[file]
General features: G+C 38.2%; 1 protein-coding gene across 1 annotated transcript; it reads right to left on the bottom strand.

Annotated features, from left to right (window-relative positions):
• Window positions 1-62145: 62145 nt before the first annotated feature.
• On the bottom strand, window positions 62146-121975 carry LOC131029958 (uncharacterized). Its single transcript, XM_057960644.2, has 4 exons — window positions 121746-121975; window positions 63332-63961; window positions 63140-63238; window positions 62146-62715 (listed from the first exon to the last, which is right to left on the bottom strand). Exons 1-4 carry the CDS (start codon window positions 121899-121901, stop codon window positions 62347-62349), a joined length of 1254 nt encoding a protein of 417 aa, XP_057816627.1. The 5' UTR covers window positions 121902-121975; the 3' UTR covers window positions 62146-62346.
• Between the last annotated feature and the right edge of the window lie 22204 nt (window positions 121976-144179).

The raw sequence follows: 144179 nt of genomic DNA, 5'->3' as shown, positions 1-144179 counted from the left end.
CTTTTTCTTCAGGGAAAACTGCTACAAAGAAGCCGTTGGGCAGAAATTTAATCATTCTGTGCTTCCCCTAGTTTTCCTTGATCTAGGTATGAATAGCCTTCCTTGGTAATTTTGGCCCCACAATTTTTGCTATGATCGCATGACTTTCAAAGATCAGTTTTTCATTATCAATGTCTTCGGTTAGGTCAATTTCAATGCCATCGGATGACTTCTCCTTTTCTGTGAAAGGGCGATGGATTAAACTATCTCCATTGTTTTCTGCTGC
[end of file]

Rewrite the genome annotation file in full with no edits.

General features: G+C 38.2%; 1 protein-coding gene across 1 annotated transcript; it reads right to left on the bottom strand.

Annotated features, from left to right (window-relative positions):
• Window positions 1-62145: 62145 nt before the first annotated feature.
• On the bottom strand, window positions 62146-121975 carry LOC131029958 (uncharacterized). Its single transcript, XM_057960644.2, has 4 exons — window positions 121746-121975; window positions 63332-63961; window positions 63140-63238; window positions 62146-62715 (listed from the first exon to the last, which is right to left on the bottom strand). Exons 1-4 carry the CDS (start codon window positions 121899-121901, stop codon window positions 62347-62349), a joined length of 1254 nt encoding a protein of 417 aa, XP_057816627.1. The 5' UTR covers window positions 121902-121975; the 3' UTR covers window positions 62146-62346.
• Between the last annotated feature and the right edge of the window lie 22204 nt (window positions 121976-144179).

The raw sequence follows: 144179 nt of genomic DNA, 5'->3' as shown, positions 1-144179 counted from the left end.
CTTTTTCTTCAGGGAAAACTGCTACAAAGAAGCCGTTGGGCAGAAATTTAATCATTCTGTGCTTCCCCTAGTTTTCCTTGATCTAGGTATGAATAGCCTTCCTTGGTAATTTTGGCCCCACAATTTTTGCTATGATCGCATGACTTTCAAAGATCAGTTTTTCATTATCAATGTCTTCGGTTAGGTCAATTTCAATGCCATCGGATGACTTCTCCTTTTCTGTGAAAGGGCGATGGATTAAACTATCTCCATTGTTTTCTGCTGC